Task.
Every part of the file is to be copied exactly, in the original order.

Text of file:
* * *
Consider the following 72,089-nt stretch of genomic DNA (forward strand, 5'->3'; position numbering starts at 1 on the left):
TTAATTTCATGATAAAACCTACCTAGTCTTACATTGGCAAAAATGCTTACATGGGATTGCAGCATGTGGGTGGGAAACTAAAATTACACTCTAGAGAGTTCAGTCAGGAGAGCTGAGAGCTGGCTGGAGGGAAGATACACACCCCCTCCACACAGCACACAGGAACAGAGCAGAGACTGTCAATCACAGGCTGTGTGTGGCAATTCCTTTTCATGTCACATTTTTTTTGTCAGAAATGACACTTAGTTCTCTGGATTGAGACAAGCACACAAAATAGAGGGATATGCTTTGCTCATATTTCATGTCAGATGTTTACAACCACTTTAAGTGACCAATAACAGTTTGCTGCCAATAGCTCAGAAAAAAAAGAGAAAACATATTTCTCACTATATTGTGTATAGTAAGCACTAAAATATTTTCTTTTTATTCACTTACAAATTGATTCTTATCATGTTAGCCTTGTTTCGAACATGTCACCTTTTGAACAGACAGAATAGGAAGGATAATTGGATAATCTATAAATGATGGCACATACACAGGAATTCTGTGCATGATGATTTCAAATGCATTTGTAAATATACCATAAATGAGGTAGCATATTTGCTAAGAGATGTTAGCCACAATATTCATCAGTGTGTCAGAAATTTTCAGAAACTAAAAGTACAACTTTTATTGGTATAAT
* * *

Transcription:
Consider the following 72,089-nt stretch of genomic DNA (forward strand, 5'->3'; position numbering starts at 1 on the left):
TTAATTTCATGATAAAACCTACCTAGTCTTACATTGGCAAAAATGCTTACATGGGATTGCAGCATGTGGGTGGGAAACTAAAATTACACTCTAGAGAGTTCAGTCAGGAGAGCTGAGAGCTGGCTGGAGGGAAGATACACACCCCCTCCACACAGCACACAGGAACAGAGCAGAGACTGTCAATCACAGGCTGTGTGTGGCAATTCCTTTTCATGTCACATTTTTTTTGTCAGAAATGACACTTAGTTCTCTGGATTGAGACAAGCACACAAAATAGAGGGATATGCTTTGCTCATATTTCATGTCAGATGTTTACAACCACTTTAAGTGACCAATAACAGTTTGCTGCCAATAGCTCAGAAAAAAAAGAGAAAACATATTTCTCACTATATTGTGTATAGTAAGCACTAAAATATTTTCTTTTTATTCACTTACAAATTGATTCTTATCATGTTAGCCTTGTTTCGAACATGTCACCTTTTGAACAGACAGAATAGGAAGGATAATTGGATAATCTATAAATGATGGCACATACACAGGAATTCTGTGCATGATGATTTCAAATGCATTTGTAAATATACCATAAATGAGGTAGCATATTTGCTAAGAGATGTTAGCCACAATATTCATCAGTGTGTCAGAAATTTTCAGAAACTAAAAGTACAACTTTTATTGGTATAAT